I completely agree. We have focused on young people in school settings, but that affects adults enormously.
I received a message from a constituent, Diane, who felt that she was different at school. Diane’s story speaks to the point, made by Martin Docherty-Hughes, that adults are affected too. Diane went under the radar as she was high-functioning. She passed her GCSEs but failed at university as she felt that she could not concentrate. Diane developed mental health issues and has spent most of her life on anti-depressants, which she found did not work. She was unable to keep a job or a relationship, and in her 30s she tried to take her own life. It was only when her doctor advised her to be tested for ADHD and she was treated appropriately that her life turned around. That is not an uncommon story.
Since the debate was publicised on the House of Commons Facebook page last week, it has become clear that the scale of the diagnosis crisis is even greater than I could have imagined. The post was seen by 37,000 people and was engaged with by more than 1,000 people, shared right across the country. We saw stories of five-year waits and longer, of people forced to get a private diagnosis costing up to £1,000, and of children in school without the support they need. I urge the Minister to head to the Commons Facebook page and read some of the powerful stories.
After reading those stories, I could not help but wonder how in 2018 our healthcare provision can be so unresponsive to a condition that affects so much of the population. Earlier I quoted from a survey but did not state what the average waiting time is for a diagnosis across the country. That is because such information is not collected by the NHS or the Department of Health and Social Care. We have no idea what the average wait for diagnosis is, and therefore there are no target times.
From the unofficial data that is collected, it seems that we are likely encountering a vast postcode lottery that is unfairly dictating the speed of a diagnosis and the support available. Just take the comment of Sian on Facebook. Her son in Wigan has received excellent care, which she described as “life changing”. However, she teaches in a neighbouring constituency where children are waiting more than a year for diagnosis and encounter a far more confusing process. Without the diagnosis data, we have no way of either assessing the effectiveness of the current diagnosis process or identifying areas of good practice. That data must be collected before we can begin to assess our treatment strategies.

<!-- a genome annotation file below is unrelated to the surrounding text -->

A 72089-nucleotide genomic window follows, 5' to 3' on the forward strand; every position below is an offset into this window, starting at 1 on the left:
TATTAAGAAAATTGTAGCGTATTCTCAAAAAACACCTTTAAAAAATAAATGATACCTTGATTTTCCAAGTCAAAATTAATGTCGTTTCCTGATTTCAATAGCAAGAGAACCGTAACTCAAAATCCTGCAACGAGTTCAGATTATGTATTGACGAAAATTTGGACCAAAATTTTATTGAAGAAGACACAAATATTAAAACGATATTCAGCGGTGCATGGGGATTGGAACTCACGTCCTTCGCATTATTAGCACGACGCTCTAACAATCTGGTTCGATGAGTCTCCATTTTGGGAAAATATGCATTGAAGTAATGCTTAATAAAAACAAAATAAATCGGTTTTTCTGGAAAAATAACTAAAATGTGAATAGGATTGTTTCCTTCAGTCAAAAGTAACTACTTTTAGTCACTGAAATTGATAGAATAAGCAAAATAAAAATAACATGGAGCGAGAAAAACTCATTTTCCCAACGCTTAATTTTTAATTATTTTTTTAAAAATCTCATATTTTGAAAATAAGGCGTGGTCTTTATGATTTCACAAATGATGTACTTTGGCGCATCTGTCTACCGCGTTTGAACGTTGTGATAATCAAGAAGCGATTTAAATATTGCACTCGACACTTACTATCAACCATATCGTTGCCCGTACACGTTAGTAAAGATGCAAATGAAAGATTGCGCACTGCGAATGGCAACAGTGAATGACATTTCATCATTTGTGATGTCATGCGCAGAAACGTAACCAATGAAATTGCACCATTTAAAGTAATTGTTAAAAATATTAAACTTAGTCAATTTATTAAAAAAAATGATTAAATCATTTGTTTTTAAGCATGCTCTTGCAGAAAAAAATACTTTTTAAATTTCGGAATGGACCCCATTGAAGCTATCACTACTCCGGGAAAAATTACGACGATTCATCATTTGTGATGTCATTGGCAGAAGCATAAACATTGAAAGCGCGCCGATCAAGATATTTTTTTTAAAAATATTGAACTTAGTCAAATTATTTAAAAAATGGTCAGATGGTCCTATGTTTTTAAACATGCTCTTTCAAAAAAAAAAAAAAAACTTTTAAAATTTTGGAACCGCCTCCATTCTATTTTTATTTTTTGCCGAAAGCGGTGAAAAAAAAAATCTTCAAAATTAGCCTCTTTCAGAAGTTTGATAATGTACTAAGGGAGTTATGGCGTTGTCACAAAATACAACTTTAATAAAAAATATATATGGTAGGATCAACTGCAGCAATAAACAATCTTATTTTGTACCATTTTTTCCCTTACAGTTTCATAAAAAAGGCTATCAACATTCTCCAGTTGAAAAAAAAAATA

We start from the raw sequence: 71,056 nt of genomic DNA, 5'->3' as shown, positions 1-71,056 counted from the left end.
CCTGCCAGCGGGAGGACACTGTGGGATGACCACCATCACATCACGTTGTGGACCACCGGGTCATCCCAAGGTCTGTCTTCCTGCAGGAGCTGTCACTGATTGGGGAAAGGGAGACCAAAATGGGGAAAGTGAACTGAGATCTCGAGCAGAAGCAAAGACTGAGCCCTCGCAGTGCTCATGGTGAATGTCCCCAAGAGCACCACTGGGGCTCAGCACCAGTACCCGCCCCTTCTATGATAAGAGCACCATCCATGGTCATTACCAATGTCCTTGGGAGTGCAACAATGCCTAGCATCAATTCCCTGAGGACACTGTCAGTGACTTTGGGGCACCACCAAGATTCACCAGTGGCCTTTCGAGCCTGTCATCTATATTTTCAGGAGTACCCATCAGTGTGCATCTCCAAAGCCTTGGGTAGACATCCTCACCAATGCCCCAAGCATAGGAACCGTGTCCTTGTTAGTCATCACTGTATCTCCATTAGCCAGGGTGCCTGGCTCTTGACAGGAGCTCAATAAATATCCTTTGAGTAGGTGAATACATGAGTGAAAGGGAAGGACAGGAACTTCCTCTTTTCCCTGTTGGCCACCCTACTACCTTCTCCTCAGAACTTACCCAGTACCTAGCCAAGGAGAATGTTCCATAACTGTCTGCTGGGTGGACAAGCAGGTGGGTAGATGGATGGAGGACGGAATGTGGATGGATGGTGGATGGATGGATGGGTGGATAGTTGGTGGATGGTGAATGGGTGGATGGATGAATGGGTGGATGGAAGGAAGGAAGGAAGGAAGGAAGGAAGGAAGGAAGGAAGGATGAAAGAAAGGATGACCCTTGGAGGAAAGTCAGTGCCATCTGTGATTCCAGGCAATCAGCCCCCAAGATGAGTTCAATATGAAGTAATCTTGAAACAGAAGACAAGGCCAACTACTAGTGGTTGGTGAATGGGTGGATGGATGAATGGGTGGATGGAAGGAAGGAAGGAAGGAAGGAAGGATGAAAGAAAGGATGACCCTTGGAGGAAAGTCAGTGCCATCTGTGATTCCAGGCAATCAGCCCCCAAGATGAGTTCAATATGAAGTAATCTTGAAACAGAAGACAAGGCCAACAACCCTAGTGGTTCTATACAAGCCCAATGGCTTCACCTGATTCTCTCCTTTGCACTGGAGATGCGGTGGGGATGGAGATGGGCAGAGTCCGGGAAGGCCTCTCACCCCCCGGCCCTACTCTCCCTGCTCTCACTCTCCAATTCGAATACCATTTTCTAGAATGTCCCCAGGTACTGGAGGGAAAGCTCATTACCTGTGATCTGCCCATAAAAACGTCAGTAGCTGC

The third way we are letting people down is through the lack of an integrated support strategy for those with ADHD. By looking at each impact of ADHD in isolation—at just the medical impact, just the impact in educational settings, or just the behavioural impact and the social implications of the condition—we, as a society, are failing to offer the whole-system approach to ADHD, and to mental health more generally, that is needed. Tackling ADHD should be about transforming lives; not just responding to symptoms, but working to unlock the full potential of the incredibly creative minds that those with the condition possess.
The current approach to ADHD is not fit for purpose. Too many are falling through the net; too many are still waiting for a diagnosis after years on a waiting list; too many are without the right support; and too many are living undiagnosed with a condition that can have a severe impact on their daily life. I introduced today’s debate because of stories such as Becky’s, Sam’s, Hugh’s, Sarah’s, Claire’s, and the countless others who got in contact with me out of desperation, and who I know will be watching today.
What changes do we need? First, there needs to be more research. A recent Demos report highlighted that ADHD is under-researched, particularly its social and economic impacts. There also needs to be research into the difference made by early access to diagnosis and treatment to the long-term outcomes and costs of people with ADHD.
Secondly, the NHS and the Department of Health and Social Care need to collect data on waiting times. As we have seen, there is a vast postcode lottery across the country that determines the speed of diagnosis and the level of support. The system is grossly unfair and is reducing the life chances of people, based purely on where they live.
Thirdly, we need a streamlined and integrated approach to the support process we offer to children and adults with ADHD. As I have mentioned, those living with the condition are no less able but are often not suited to traditional methods of learning. We must implement a strategy that diagnoses an individual with ADHD speedily and then, crucially, signposts and tracks that individual through a system that promotes educational or employment opportunities suited to their skill set. More broadly, that means that as a society we must be unafraid to promote the untraditional or unconventional routes to success, and to promote the creative industries, and to destroy the social stigma that too often forces individuals down the academic route.
In my own borough of Wigan, we have seen the beginnings of such an approach. The local clinical commissioning group has implemented a new joint mental health strategy that is designed to facilitate the seamless interaction of healthcare professionals with support services and education providers. The early signs are promising. Already we have seen the average local wait down from 15 weeks to six weeks, which will help numerous local young people to thrive. However, there is still a long way to go. The strategy addresses ADHD only in children and its implementation is too recent to see the long-term local impact. The local nature of the strategy also highlights yet again the importance of a national framework to achieve equality of provision across the country.